Border scholars and artists have praised the potential of border(land)s and border discourses to become utopian spaces, loci of resistance to normative centers, or sites where “new relations, hybrid cultures, and multiple-voiced aesthetics” (Saldívar 13–14) emerge. Néstor García Canclini, for instance, understands the contemporary urban conglomerates along the U.S.-Mexico border as an intercultural aesthetic laboratory that questions notions of the national and generates a new “border identity” (263–327). Yet, there are also cautionary voices: Günter Lenz and José Limón argue that border discourses should not be used merely as “metaphors for describing cultural differences and otherness” but be contextualized in their “specific material and discursive contexts” (Lenz 470; see also Limón). José Manuel Valenzuela Arce scrutinizes the homogeneity that notions of a distinctive border identity tend to imply:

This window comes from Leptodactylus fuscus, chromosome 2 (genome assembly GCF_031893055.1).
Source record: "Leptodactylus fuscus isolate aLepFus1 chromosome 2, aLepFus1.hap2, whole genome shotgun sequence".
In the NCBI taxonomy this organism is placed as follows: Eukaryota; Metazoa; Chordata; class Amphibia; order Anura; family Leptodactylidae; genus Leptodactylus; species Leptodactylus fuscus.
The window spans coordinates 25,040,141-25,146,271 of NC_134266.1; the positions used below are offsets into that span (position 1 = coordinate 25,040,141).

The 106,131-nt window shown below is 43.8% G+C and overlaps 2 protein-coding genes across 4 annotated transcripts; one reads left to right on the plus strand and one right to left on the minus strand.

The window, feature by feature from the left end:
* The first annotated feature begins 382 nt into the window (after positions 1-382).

Border cultures articulate different levels of interaction between the regional and the national, as well as between the different groups and cultural domains that make up the region, in addition to processes of integration, recreation, and cultural resistance derived from the transborder interaction with the other side. (99, authors’ translation)
Other scholars as well as political activists warn against forgetting the often dystopian experiences of those border crossers and dwellers the various borders seek to keep away or mark off (Saldívar 19). Gloria Anzaldúa poetically and poignantly summarizes this dualism with regard to the U.S.-Mexico Border region in her by now classic book Borderlands/La Frontera: